I’m into an interesting book by Howard Gardner, called Creating Minds. He does an analysis of Freud, Einstein, Picasso, Eliot, Stravinski, Graham, and Gandhi, and looks for any connecting trends/characteristics/personality traits that lead to a definition of what it takes to be creative in one’s field. Much of the book is historical and biographical, but the second part is an analysis of what Gardner believes he has found. The seven figures do share one trait, which is that they revolutionized their fields. They also were contemporaries.
Main conclusions reached by Gardner:
- each came from middle-class homes and were close to one parent
- each was encouraged to learn and work hard
- each made a first breakthrough about 10 years into a career, followed by a second breakthrough after another 10 years; after a third ten-year period, no more works that can be called ‘breakthroughs’ but rather they were elder statesmen or got into more philosophical work related to their fields
- each had periods of isolation where work was the priority
- each had friend or small support network that were used as sounding boards for the work; these friends/colleagues were also easily put by the wayside by the creator, and simply used to check the work
- each had child-like characteristics and connections
- each had no problem with dismissing authority figures in their respective fields
The seven individuals profiled by Gardner each had the “Eureka!” moment that is fantasized by so many individuals in all fields of study. A very interesting analysis of such moments of insight was done by Zenpundit back in April, and there are indeed many connections between Gardner’s analysis and Zen’s I would like to point out.
I found it most interesting that the seven featured giants had the ten year periods of insight and creativity. Insight, as outlined in Zen’s analysis, is built around the interplay of horizontal (visionary thinking) and vertical (expertise or mastery of a given domain) thinking. I agree that modern Western society is built around vertical thinking, if for any other reason there is so much knowledge in any field of study that individuals need to specialize and master one specific field. The seven creators are no exceptions to this rule. One needs to know what is happening in a field before one can revolutionize and change the field (unless one is actually creating a new field and there is no previous experience to build from). The more difficult aspect of a revolution is horizontal thinking, which is identified by both Gardner and Zen as being connected to children. To be a visionary, one needs to think outside the box and be open-minded and risk-taking, as children naturally are (children, though, do not possess the expertise to know whether or not any thoughts are even relevant to a given field). I think the key here, at least with the seven creators, is that they all did two things. They isolated themselves (which is what is needed for adults to think outside the box), and they did not hesitate to step on and dismiss existing foundations of their fields.
I am most familiar with Einstein, and an example of this revolutionary attitude is shown by the ease in which he threw out the notion of ‘the ether,’ a mysterious entity that supposedly permeated all space and was the medium responsible for light wave propagation. Experiments designed to test and prove the existence of ether failed (Michelson-Morley experiments), and theorists such as Lorentz (the leading expert of Maxwell’s electromagnetic theory in the late 19th century) developed theories to explain the failure of the experiments while keeping the ether hypothesis intact. Lorentz suggested that objects shrink in the direction of motion they are following, and he developed a series of equations that showed the magnitude of such a phenomenon. Lorentz actually came up with the correct equations (now known as the Lorentz transformations) but for all the wrong reasons. Einstein, who was isolated from mainstream physicists because he was in a patent office job rather than in a formal academic position, simply went against all the experts and dismissed the entire concept of the ether. He reasoned from two postulates that space and time are interconnected and derived, from first principles, all the equations proposed by Lorentz, and much more. This was the special theory of relativity. Because of his isolation and the ease of which he was willing to dismiss the physics foundations of the day, Einstein had made one of the great discoveries in the history of science.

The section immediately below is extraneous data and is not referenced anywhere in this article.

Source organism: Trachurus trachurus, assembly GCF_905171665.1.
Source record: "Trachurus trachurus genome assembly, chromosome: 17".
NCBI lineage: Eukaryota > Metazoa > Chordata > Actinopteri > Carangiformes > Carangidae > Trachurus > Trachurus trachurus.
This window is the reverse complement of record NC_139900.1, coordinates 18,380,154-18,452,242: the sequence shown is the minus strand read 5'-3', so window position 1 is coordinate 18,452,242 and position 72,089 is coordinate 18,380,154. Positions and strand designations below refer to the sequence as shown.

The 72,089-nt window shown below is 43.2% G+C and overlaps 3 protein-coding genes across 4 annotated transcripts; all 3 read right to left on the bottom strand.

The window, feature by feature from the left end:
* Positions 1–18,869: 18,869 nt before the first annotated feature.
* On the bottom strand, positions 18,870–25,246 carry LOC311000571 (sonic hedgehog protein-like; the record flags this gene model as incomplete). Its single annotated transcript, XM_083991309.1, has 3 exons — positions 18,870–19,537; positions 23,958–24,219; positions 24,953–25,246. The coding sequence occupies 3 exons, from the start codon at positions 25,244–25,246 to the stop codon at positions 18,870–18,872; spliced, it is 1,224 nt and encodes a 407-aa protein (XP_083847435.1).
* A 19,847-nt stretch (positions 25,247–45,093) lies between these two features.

It becomes, generally speaking, more difficult to make significant, creative contributions to a field as one ages, and there are several reasons for this. Perhaps most significant is the amount of bias one develops over time. It becomes more difficult to see outside the box and remain as open-minded as in younger days, since experience creates biases. Normally as you age, more responsibilities are placed on you, whether it is family and children or requests for lectures or performances of previous works, and there are more distractions, which can take away time for isolation. And many creative figures in certain fields may develop interests in other fields, or simply experience ‘burnout.’ Whatever the reasons for a particular individual, these are some reasons why significant contributions seem to die out after about twenty years, as suggested by Gardner.